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Letter strongly opposes Gilead wind facility proposal 

Credit:  countylive.ca 4 January 2012 ~~

Shannon McNeill, Senior Project Evaluator
Ministry of the Environment
Operations Division
Environmental Approvals Branch
2 St. Clair Avenue West Floor 12A
Toronto Ontario M4L 1L5

Re: EBR Registry Number: 011-5239 , Ministry Reference Number:2718-8GWQJP

Dear Ms. McNeill:
I strongly oppose the proposal by Gilead Power to construct a Class 4 Wind Facility at Ostrander Point in Prince Edward County.
My opposition to this project is based primarily, but not only, upon the project’s certain destructive impact upon the birds and animals that now inhabit the area, and on its indiscriminate slaughter of, or removal of necessities of life from, the thousands of birds that annually migrate through what is officially designated as an Important Bird Area.
Two of these creatures are listed as Threatened Species on the MNR Species at Risk website. That website shows the following risk factors for each of these:
Blanding’s Turtles are slow breeders – they don’t start
to lay eggs until they are in their teens or twenties –
so adult deaths of breeding age adults can have
major impacts on the species. (my emphasis)
Although there is some uncertainty surrounding the
decline of the Whip-poor-will, the main threat to the
species is likely habitat loss and degradation. (my emphasis)
I have noted in your Environmental Registry posting that the Proponent proposes a number of measures to offset or ameliorate the threats to two threatened resident species. I challenge the Proponent’s claim that these measures will bring “overall benefit” to both species. Furthermore, I see no measures that would stop birds from migrating, or that would cause them to detour around the project.
For the Blandings Turtle and the Whip-poor-will, the Proponent claims that an “overall benefit” to both species would be achieved through five activities:

1. The Proponent proposes to acquire and manage a property outside the project area for the habitat preservation, rehabilitation and/or improvement of both Blanding’s turtle and Whip-poor-will. But how can Man, better than Nature, select an area equal or better than the Ostrander Point area that Nature has already decided is best for these creatures? And how can Man convince Nature’s natural creatures to relocate?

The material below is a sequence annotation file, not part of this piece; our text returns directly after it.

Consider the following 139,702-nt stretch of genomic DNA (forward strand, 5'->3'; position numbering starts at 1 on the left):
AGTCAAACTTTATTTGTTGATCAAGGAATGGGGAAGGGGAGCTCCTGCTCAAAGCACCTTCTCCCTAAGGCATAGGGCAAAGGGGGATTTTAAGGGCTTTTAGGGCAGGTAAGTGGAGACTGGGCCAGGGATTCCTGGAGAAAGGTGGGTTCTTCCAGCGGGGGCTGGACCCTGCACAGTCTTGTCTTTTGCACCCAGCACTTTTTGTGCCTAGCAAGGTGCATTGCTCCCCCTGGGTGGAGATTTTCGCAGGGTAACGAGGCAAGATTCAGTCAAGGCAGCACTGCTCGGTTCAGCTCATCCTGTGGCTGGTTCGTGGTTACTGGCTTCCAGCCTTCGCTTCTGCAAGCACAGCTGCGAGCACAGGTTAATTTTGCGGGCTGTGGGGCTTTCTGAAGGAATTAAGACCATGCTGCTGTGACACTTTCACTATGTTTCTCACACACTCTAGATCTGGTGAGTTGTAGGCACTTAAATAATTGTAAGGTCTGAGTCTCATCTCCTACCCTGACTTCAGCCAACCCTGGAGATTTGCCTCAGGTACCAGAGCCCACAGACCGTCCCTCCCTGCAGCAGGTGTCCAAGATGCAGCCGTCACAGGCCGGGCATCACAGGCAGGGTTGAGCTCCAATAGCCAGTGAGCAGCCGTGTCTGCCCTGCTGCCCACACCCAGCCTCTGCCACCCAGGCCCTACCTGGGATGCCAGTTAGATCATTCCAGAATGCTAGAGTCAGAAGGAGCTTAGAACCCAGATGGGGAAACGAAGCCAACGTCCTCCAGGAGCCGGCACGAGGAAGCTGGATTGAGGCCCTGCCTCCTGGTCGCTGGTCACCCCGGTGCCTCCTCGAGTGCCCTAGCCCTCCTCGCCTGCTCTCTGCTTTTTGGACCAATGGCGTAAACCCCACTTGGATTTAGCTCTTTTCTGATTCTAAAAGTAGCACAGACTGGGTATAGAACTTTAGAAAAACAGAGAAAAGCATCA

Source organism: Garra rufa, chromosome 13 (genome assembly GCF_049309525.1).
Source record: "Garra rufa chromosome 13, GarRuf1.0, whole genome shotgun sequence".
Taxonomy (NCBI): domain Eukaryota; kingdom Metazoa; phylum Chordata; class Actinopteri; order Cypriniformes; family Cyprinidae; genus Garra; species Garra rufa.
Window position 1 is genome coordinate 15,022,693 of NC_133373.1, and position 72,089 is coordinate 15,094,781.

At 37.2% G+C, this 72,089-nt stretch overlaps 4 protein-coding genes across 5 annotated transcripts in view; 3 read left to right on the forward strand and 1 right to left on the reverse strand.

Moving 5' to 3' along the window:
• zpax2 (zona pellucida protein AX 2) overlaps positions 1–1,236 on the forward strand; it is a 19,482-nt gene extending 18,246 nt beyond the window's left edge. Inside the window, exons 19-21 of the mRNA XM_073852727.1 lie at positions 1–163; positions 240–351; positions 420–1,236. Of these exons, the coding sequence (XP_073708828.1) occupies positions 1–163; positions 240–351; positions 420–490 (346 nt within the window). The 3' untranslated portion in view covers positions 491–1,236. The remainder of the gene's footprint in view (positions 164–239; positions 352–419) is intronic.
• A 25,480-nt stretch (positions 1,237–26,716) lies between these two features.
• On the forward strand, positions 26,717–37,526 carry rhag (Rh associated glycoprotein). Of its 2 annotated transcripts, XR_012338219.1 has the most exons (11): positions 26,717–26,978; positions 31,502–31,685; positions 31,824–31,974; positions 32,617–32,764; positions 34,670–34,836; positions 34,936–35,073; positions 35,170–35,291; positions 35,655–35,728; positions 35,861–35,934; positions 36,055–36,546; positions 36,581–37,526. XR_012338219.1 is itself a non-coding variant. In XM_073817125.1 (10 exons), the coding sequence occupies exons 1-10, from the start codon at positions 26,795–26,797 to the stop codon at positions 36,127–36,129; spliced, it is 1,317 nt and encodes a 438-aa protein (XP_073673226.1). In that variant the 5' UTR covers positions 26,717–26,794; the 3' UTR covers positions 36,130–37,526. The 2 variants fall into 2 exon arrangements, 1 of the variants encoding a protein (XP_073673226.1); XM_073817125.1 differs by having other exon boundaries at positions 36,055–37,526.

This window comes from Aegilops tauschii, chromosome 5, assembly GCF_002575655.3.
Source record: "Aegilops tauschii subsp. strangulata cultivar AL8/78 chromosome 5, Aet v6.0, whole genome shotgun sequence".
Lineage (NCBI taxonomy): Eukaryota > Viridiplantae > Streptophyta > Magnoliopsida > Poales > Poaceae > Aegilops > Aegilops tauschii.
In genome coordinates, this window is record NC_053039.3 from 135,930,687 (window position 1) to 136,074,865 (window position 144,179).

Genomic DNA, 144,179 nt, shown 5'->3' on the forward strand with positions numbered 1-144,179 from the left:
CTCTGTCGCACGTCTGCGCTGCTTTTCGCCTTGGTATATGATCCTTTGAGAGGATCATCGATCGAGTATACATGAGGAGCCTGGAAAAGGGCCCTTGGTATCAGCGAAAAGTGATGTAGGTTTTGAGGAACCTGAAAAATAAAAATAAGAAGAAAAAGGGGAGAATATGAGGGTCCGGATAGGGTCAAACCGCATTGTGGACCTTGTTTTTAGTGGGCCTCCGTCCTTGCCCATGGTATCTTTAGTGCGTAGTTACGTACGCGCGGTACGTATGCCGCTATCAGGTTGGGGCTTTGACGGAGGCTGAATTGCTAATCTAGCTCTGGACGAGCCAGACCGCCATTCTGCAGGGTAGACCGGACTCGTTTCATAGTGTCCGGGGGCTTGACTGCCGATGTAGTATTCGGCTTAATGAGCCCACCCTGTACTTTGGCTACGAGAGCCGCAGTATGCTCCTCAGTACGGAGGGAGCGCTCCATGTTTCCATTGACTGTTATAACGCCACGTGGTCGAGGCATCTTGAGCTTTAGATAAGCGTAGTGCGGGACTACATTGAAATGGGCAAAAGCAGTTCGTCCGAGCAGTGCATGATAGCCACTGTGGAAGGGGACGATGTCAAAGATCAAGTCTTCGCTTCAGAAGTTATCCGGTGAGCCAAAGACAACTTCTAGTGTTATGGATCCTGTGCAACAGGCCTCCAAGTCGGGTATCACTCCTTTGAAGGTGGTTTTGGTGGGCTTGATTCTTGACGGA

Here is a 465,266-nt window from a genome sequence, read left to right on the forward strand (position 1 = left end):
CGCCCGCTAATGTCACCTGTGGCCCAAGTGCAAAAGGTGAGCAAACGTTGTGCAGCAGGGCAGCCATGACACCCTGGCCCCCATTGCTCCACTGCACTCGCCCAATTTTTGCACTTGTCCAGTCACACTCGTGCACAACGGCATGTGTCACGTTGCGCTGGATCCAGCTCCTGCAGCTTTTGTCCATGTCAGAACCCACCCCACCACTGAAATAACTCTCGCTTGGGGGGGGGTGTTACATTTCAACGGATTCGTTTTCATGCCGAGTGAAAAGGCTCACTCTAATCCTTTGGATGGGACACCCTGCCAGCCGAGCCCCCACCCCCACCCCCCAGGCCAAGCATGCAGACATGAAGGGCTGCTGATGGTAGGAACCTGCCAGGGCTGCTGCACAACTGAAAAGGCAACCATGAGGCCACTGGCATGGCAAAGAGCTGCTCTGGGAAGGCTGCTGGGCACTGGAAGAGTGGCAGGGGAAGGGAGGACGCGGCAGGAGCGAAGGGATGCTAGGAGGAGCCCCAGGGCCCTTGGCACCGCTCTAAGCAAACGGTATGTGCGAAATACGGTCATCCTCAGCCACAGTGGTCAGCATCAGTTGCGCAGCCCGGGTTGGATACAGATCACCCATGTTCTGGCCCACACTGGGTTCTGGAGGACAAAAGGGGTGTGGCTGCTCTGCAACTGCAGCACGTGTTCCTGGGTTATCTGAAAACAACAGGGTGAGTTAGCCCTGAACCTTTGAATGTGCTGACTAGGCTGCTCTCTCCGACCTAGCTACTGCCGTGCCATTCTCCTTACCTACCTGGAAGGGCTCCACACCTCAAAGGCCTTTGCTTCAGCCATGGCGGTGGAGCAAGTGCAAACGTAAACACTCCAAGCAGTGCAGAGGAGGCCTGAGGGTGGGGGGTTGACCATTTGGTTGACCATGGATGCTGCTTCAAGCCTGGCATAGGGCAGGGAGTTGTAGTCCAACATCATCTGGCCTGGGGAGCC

2. The Proponent proposes publication of Whip-poor-will survey methodology and the results of pre-construction monitoring, but how would this affect the Whip-poor-will’s natural behaviour? Will the poor Whip-poor-wills learn anything useful from the survey results? Is this information not already published? If not, why not?
3. The Proponent proposes financial support to fund graduate research related to Whip-poor-will for one of several possible subjects of interest, but the Proponent provides no evidence that this research will bring potential benefits to the creatures whose habitat the Proponent will destroy or degrade.
4. The proponent proposes “value added” monitoring for multiple years on both the newly acquired property, as well as the windpower site, to gather new information and knowledge about Blanding’s Turtles and how they use their habitat. But this assumes that this species can be convinced to relocate to the newly acquired property, and the Proponent provides no evidence that such relocation of resident species can be achieved. Furthermore, how can such “value added” monitoring possibly benefit those creatures that are already gone from the site because their homes have been destroyed or degraded by the Proponent?
5. Other “value added” monitoring efforts are being considered by Gilead (but these are not specified even though this proposal has been in planning for many months).
The Senate of Canada has unanimously supported a resolution for a moratorium on wind power developments for this Important Bird Area until more is known about their impact on migrating wildlife. Ted Chesky, Manager of Bird Conservation Programs, Nature Canada advises that “Wind Turbines should not be built in Important Bird areas”. Many residents of Prince Edward County are concerned that large Wind Power projects will be deleterious not only to Nature’s creatures, but also to the health and livelihood of our local citizenry. Surely, MNR and MOE could better deploy their resources to redirect wind power Proponents to areas of our Province in which Industrial Wind Turbines present a much lesser threat to the health and livelihood of both animal and human species.
Why bother having a Ministry of Environment if it and MNR will not respect and enforce their own measures to protect endangered species, human health, and Important Bird Areas?
Yours sincerely,

James A. McPherson
Copy to local media and Todd Smith, MPP

Source:  countylive.ca 4 January 2012

This article is the work of the source indicated. Any opinions expressed in it are not necessarily those of National Wind Watch.

The copyright of this article resides with the author or publisher indicated. As part of its noncommercial educational effort to present the environmental, social, scientific, and economic issues of large-scale wind power development to a global audience seeking such information, National Wind Watch endeavors to observe “fair use” as provided for in section 107 of U.S. Copyright Law and similar “fair dealing” provisions of the copyright laws of other nations. Send requests to excerpt, general inquiries, and comments via e-mail.

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